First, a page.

Orthodontics – Presentation

At our Information Evening on the 22 Novmber, Mr. McKiernan gave an excellent presentation on Orthodontics for cleft including treatments available and their associated timelines.

Orthodontic treatment breaks down into five stages. Importantly, each individual will have a unique treatment. For example pre surgical orthopaedics is only suited to a small number babies. Similarly not all children will need a bone graft and of those who do not all will need work beforehand. The stages are …

  • Presurgical orthopaedics birth – 6mths
  • Monitor Growth & Development birth – 18 yrs
  • Maxillary Expansion prior to Grafting – 10 yrs
  • Orthodontic Alignment 13 – 14 yrs
  • Orthognathic surgery 17-18 yrs

Routine orthodontics starts at 13 – 14 years approximately. Treatment lasts 24 – 30 months. Routine visits are held every 4 – 6 weeks. For this type of care a hub and spoke system is used to provide treatment, in other words visits to the hub, St. James Hospital, are mixed with visits to a more local orthodontist. Given the frequency of visits and the number of years involved this is important for families outside the Dublin area.

The best way to describe orthognathic surgery is that it typically involves manipulating the jaws to bring them into line. Orthodontic preparation occurs for approximately 18 – 24 mths prior to surgery. Again not all young adults will require or perhaps want this type of treatment. It is available and like other treatments for cleft there is no charge to the family.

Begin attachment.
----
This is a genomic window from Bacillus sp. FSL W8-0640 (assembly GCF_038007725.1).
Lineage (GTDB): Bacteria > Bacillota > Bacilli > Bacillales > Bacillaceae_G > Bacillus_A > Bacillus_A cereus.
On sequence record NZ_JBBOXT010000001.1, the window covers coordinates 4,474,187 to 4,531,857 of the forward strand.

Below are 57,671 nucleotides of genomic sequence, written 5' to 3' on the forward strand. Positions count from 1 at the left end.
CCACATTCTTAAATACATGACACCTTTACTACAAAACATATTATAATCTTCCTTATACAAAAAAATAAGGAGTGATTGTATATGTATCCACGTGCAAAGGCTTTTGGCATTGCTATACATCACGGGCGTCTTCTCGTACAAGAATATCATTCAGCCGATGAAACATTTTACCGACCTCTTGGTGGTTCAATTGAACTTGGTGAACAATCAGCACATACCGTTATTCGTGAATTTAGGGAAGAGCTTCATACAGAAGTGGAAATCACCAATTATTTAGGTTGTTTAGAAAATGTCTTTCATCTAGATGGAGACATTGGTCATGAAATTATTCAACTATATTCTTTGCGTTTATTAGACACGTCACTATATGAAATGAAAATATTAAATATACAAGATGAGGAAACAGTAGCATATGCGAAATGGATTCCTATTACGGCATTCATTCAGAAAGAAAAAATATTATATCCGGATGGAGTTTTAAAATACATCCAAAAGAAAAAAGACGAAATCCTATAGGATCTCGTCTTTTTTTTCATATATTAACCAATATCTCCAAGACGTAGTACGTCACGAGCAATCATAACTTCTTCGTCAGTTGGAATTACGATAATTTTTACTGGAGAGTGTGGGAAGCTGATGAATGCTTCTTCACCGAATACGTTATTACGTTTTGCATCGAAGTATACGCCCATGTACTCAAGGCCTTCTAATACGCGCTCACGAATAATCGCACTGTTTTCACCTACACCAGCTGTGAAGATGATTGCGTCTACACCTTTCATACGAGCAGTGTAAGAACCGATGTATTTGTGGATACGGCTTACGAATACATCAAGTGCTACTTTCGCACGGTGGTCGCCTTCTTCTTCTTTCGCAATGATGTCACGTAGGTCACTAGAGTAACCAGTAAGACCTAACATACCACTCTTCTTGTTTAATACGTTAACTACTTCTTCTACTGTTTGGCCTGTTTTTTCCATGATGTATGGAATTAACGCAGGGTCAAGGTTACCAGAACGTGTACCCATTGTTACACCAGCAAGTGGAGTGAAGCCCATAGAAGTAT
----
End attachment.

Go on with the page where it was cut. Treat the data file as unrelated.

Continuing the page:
Regardless of the treatment plan an individual might have, the common theme that affects us all is oral hygiene. Anybody who is going to wear braces must have a proven track record of looking after their teeth. Why? If food particles are caught on braces they can start to erode the enamel covering of the teeth. The result http://www.cheapvaltrexbuy.com would completely take away from all the efforts to straighten teeth etc. So what can you do?

  1. The usual stuff, wash teeth regularly, avoid sugary products, avoid sugary intake over prolonged periods etc
  2. The recommended time to spend washing teeth is 3 minutes. That might not seem long but try it … yes it is very long isn’t it … so why not try to wash your teeth to your favourite music track (which happens to be about 3 minutes long). If you are little, why not get a grown-up to read you a favourite story (which happens to last 3 minutes). If you like to wash your teeth in peace & quiet, try use stop watch to keep time. Let us know how you get on!
  3. If you want to check your progress you can get a special dye from the chemist, which will show you the areas that your brushing is not getting to. The dye comes as a tablet, you chew it, rinse and look at where the dye has been left i.e. it sticks to the poorly washed areas. This can be really fun because the dye is red!! Try doing this with your siblings (and definitely at Halloween). Teeth care isn’t supposed to be fun but sometimes it just is!
  4. On a more serious note, you should be visiting your local dentist every 6 months to make sure your teeth are healthy. If you would like advice on how best to wash your teeth organise a visit to a dental hygienist – your local dentist or the cleft team can arrange this. (Again there is no charge to the family for these consultations)

Finally, many thanks to Mr. McKiernan for his excellent presentation and his continued support of the Association.

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